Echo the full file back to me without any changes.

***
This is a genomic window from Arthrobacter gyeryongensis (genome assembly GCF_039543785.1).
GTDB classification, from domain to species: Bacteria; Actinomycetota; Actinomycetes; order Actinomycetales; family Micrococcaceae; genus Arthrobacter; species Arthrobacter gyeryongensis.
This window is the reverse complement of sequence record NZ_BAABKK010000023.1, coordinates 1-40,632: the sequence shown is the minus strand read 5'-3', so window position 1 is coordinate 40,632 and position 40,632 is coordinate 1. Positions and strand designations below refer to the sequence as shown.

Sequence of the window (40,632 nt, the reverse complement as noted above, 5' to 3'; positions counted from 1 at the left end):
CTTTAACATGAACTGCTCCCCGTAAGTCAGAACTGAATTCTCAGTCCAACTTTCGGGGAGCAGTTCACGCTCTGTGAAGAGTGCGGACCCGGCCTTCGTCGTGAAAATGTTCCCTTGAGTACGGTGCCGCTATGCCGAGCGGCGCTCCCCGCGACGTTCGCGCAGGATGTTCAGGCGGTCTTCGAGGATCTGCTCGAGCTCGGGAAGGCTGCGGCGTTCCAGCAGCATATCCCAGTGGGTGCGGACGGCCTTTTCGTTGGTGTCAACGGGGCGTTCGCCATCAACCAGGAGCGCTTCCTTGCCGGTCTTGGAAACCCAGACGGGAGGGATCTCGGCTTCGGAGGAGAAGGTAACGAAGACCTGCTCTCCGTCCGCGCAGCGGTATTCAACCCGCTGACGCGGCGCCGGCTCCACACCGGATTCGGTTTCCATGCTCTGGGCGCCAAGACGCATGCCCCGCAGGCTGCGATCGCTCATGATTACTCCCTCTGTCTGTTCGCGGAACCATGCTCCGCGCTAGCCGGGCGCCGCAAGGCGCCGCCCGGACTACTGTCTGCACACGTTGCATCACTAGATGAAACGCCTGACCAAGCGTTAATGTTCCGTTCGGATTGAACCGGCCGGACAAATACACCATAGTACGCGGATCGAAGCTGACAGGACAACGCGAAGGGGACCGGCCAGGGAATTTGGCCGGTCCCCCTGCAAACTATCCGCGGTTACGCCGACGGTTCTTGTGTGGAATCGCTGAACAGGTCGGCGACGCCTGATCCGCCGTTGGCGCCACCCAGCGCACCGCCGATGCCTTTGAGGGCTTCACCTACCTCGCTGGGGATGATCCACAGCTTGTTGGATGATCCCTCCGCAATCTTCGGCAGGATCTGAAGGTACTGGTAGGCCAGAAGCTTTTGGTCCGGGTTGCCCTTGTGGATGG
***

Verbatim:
This is a genomic window from Arthrobacter gyeryongensis (genome assembly GCF_039543785.1).
GTDB classification, from domain to species: Bacteria; Actinomycetota; Actinomycetes; order Actinomycetales; family Micrococcaceae; genus Arthrobacter; species Arthrobacter gyeryongensis.
This window is the reverse complement of sequence record NZ_BAABKK010000023.1, coordinates 1-40,632: the sequence shown is the minus strand read 5'-3', so window position 1 is coordinate 40,632 and position 40,632 is coordinate 1. Positions and strand designations below refer to the sequence as shown.

Sequence of the window (40,632 nt, the reverse complement as noted above, 5' to 3'; positions counted from 1 at the left end):
CTTTAACATGAACTGCTCCCCGTAAGTCAGAACTGAATTCTCAGTCCAACTTTCGGGGAGCAGTTCACGCTCTGTGAAGAGTGCGGACCCGGCCTTCGTCGTGAAAATGTTCCCTTGAGTACGGTGCCGCTATGCCGAGCGGCGCTCCCCGCGACGTTCGCGCAGGATGTTCAGGCGGTCTTCGAGGATCTGCTCGAGCTCGGGAAGGCTGCGGCGTTCCAGCAGCATATCCCAGTGGGTGCGGACGGCCTTTTCGTTGGTGTCAACGGGGCGTTCGCCATCAACCAGGAGCGCTTCCTTGCCGGTCTTGGAAACCCAGACGGGAGGGATCTCGGCTTCGGAGGAGAAGGTAACGAAGACCTGCTCTCCGTCCGCGCAGCGGTATTCAACCCGCTGACGCGGCGCCGGCTCCACACCGGATTCGGTTTCCATGCTCTGGGCGCCAAGACGCATGCCCCGCAGGCTGCGATCGCTCATGATTACTCCCTCTGTCTGTTCGCGGAACCATGCTCCGCGCTAGCCGGGCGCCGCAAGGCGCCGCCCGGACTACTGTCTGCACACGTTGCATCACTAGATGAAACGCCTGACCAAGCGTTAATGTTCCGTTCGGATTGAACCGGCCGGACAAATACACCATAGTACGCGGATCGAAGCTGACAGGACAACGCGAAGGGGACCGGCCAGGGAATTTGGCCGGTCCCCCTGCAAACTATCCGCGGTTACGCCGACGGTTCTTGTGTGGAATCGCTGAACAGGTCGGCGACGCCTGATCCGCCGTTGGCGCCACCCAGCGCACCGCCGATGCCTTTGAGGGCTTCACCTACCTCGCTGGGGATGATCCACAGCTTGTTGGATGATCCCTCCGCAATCTTCGGCAGGATCTGAAGGTACTGGTAGGCCAGAAGCTTTTGGTCCGGGTTGCCCTTGTGGATGG